Jail assured for terror ride

AN Albury man who took his former partner on a terrifying car ride during which he stabbed her with a knife faces several years behind bars.

Prosecutors are seeking a maximum term of five to seven years’ jail for Benjamin Art.

Judge Michael Bourke was critical of Art’s actions and said he certainly faced more time in jail.

“These events were quite extraordinary in their seriousness and level of violence and threats,” he told the County Court at Mildura yesterday.

Judge Bourke said he wanted time to consider his notes before sentencing Art in Melbourne later this month.

The case was adjourned to Mildura from a plea hearing held in Wodonga on September 12 last year.

The victim, a Wodonga woman, then 20, was tied-up, stabbed and bashed during her 12-hour ordeal.

She answered a knock at the front door of her Lawrence Street home at 1.30am on Saturday, December 22, 2012.

Art, then 31, forced his way into the house, assaulted her, bound her hands and feet with wire and dragged her to his car.

The woman was bashed several times over the next 11½ hours, and was stabbed five times in her legs with a 20-centimetre kitchen knife as they drove along the Murray Valley Highway towards Tallangatta.

Art, who was high on the drug ice and the prescription drug Xanax, lost control of the car on a bend and the vehicle rolled down a 30-metre embankment near a stream.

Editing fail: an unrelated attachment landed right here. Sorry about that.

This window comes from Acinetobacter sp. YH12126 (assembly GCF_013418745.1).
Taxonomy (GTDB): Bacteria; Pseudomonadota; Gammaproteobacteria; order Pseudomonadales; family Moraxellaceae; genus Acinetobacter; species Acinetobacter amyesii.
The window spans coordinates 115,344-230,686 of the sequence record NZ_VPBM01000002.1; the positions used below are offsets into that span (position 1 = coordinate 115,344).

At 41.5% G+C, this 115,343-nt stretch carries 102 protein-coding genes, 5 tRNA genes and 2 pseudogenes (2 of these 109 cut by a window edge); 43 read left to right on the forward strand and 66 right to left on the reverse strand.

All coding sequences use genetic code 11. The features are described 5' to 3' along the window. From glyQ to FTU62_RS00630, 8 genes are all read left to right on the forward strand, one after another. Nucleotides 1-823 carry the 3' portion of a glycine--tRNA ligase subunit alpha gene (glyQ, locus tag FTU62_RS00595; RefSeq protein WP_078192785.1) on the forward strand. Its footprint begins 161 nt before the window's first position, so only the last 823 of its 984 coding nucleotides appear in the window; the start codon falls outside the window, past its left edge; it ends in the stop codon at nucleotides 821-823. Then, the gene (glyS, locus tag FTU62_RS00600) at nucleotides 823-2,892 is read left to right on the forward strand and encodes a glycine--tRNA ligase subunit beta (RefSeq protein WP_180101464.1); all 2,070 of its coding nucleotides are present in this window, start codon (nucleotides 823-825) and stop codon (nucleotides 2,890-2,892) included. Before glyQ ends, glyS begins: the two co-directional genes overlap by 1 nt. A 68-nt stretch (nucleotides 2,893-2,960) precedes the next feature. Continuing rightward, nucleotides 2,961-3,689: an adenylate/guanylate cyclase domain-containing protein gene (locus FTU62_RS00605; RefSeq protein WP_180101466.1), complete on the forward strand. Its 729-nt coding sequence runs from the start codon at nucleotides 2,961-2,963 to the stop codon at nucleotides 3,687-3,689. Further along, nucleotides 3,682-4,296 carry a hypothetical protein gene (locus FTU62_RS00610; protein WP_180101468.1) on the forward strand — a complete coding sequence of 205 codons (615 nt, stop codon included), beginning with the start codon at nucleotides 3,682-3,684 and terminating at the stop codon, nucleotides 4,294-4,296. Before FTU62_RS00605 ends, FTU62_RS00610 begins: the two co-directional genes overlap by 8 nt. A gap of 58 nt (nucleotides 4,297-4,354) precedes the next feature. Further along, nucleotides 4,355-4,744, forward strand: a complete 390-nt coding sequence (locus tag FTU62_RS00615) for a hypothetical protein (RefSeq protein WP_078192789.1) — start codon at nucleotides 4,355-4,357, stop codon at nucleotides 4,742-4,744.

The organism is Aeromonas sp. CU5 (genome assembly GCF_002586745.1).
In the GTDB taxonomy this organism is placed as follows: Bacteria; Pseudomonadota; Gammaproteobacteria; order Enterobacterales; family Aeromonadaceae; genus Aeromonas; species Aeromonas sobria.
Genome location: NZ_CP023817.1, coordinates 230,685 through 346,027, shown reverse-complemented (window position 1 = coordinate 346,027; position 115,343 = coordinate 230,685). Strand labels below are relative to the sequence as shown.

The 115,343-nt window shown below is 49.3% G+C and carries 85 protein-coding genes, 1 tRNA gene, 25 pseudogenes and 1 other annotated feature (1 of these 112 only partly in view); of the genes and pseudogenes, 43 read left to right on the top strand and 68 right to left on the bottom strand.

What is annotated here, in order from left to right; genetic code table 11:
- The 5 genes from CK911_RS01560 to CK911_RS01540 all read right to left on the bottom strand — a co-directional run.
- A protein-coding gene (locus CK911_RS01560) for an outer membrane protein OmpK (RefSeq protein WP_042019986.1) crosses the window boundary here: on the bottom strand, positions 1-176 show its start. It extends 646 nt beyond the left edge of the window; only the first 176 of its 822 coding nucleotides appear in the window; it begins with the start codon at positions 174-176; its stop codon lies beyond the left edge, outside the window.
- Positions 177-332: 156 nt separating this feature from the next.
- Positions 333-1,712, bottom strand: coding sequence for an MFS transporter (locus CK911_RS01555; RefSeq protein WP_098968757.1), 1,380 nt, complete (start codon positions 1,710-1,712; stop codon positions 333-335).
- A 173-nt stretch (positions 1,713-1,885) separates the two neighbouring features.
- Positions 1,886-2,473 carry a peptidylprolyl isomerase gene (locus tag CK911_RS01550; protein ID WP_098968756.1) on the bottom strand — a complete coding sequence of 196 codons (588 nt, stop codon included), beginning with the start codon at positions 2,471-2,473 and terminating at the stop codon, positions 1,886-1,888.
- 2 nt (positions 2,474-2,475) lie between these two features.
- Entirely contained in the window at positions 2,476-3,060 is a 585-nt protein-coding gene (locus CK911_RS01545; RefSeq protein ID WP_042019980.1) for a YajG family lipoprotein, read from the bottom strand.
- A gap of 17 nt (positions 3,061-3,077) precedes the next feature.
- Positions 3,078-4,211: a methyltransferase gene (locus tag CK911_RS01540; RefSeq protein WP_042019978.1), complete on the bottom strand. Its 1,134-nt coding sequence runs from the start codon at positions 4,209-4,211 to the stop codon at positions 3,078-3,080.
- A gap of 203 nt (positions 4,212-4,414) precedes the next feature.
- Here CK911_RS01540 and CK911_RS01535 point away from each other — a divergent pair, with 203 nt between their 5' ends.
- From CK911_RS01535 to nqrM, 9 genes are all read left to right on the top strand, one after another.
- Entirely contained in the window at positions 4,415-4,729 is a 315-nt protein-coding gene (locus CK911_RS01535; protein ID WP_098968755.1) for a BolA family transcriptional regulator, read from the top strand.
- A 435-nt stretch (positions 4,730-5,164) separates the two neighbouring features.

Art dragged the unconscious woman — who fractured her neck — out of the car and left her on a sand bar, where she regained consciousness at 2.30pm.

She walked to the Koetong Hotel, where she asked to use a phone to call for help.

Defence barrister Jason Gullaci said Art “doesn’t have a great recall of the events”.

“He indicated he had taken a number of substances,” he said.

Mr Gullaci said when told about the nature of the offences, Art had expressed his disgust in himself and regretted what happened to his victim.

Art has pleaded guilty to false imprisonment, intentionally cause injury, making threats to kill and dangerous driving causing injury.

Up until yesterday, he had spent 446 days in custody awaiting the finalisation of his case.

The matter was adjourned to Mildura yesterday — and relayed to Wodonga via an audio-visual link — to allow for the preparation of a neuro-psychological report.

That was in response to a psychological report put to the September plea hearing that suggested Art might have suffered from an acquired brain injury, possibly caused by his drug use.

Judge Bourke said this second report did not contain a conclusion that could allow him to consider whether there was evidence that Art had such an injury.

Mr Gullaci said it did seem clear Art was “someone at the lower end of the intelligence scale”.

Judge Bourke further remanded Art in custody, with the matter adjourned to the sittings of the County Court in Melbourne, starting on March 24.